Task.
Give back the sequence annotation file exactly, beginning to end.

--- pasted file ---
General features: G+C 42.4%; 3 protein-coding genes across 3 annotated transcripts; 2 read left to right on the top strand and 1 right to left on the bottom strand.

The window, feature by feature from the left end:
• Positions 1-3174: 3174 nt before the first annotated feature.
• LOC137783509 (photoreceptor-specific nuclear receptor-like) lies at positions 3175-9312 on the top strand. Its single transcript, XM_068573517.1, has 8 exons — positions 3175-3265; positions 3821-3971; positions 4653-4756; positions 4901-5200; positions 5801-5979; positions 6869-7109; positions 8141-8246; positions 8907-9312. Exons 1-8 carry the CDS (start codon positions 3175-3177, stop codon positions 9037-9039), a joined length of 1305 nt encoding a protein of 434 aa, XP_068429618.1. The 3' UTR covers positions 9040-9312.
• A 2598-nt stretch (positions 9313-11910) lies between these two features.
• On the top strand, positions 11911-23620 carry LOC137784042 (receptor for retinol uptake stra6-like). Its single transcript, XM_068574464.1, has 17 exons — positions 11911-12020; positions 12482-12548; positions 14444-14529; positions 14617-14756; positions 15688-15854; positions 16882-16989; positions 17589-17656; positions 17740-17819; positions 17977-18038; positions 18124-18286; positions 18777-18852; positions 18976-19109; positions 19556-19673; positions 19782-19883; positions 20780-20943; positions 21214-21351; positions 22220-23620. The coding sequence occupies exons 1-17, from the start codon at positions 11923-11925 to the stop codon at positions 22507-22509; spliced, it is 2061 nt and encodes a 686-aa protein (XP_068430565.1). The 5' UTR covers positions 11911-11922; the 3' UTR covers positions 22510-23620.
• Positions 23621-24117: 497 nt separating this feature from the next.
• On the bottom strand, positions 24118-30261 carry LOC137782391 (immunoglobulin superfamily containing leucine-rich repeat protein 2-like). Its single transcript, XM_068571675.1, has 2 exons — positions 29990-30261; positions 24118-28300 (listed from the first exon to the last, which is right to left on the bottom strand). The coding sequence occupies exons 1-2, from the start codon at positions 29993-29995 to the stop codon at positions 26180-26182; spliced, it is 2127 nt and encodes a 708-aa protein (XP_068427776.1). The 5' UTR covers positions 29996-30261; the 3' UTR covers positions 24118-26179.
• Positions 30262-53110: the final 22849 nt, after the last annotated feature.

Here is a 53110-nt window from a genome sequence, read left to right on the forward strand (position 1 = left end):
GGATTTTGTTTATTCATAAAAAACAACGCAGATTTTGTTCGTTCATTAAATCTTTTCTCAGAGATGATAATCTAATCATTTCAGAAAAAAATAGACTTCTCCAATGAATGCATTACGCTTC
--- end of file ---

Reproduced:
General features: G+C 42.4%; 3 protein-coding genes across 3 annotated transcripts; 2 read left to right on the top strand and 1 right to left on the bottom strand.

The window, feature by feature from the left end:
• Positions 1-3174: 3174 nt before the first annotated feature.
• LOC137783509 (photoreceptor-specific nuclear receptor-like) lies at positions 3175-9312 on the top strand. Its single transcript, XM_068573517.1, has 8 exons — positions 3175-3265; positions 3821-3971; positions 4653-4756; positions 4901-5200; positions 5801-5979; positions 6869-7109; positions 8141-8246; positions 8907-9312. Exons 1-8 carry the CDS (start codon positions 3175-3177, stop codon positions 9037-9039), a joined length of 1305 nt encoding a protein of 434 aa, XP_068429618.1. The 3' UTR covers positions 9040-9312.
• A 2598-nt stretch (positions 9313-11910) lies between these two features.
• On the top strand, positions 11911-23620 carry LOC137784042 (receptor for retinol uptake stra6-like). Its single transcript, XM_068574464.1, has 17 exons — positions 11911-12020; positions 12482-12548; positions 14444-14529; positions 14617-14756; positions 15688-15854; positions 16882-16989; positions 17589-17656; positions 17740-17819; positions 17977-18038; positions 18124-18286; positions 18777-18852; positions 18976-19109; positions 19556-19673; positions 19782-19883; positions 20780-20943; positions 21214-21351; positions 22220-23620. The coding sequence occupies exons 1-17, from the start codon at positions 11923-11925 to the stop codon at positions 22507-22509; spliced, it is 2061 nt and encodes a 686-aa protein (XP_068430565.1). The 5' UTR covers positions 11911-11922; the 3' UTR covers positions 22510-23620.
• Positions 23621-24117: 497 nt separating this feature from the next.
• On the bottom strand, positions 24118-30261 carry LOC137782391 (immunoglobulin superfamily containing leucine-rich repeat protein 2-like). Its single transcript, XM_068571675.1, has 2 exons — positions 29990-30261; positions 24118-28300 (listed from the first exon to the last, which is right to left on the bottom strand). The coding sequence occupies exons 1-2, from the start codon at positions 29993-29995 to the stop codon at positions 26180-26182; spliced, it is 2127 nt and encodes a 708-aa protein (XP_068427776.1). The 5' UTR covers positions 29996-30261; the 3' UTR covers positions 24118-26179.
• Positions 30262-53110: the final 22849 nt, after the last annotated feature.

Here is a 53110-nt window from a genome sequence, read left to right on the forward strand (position 1 = left end):
GGATTTTGTTTATTCATAAAAAACAACGCAGATTTTGTTCGTTCATTAAATCTTTTCTCAGAGATGATAATCTAATCATTTCAGAAAAAAATAGACTTCTCCAATGAATGCATTACGCTTC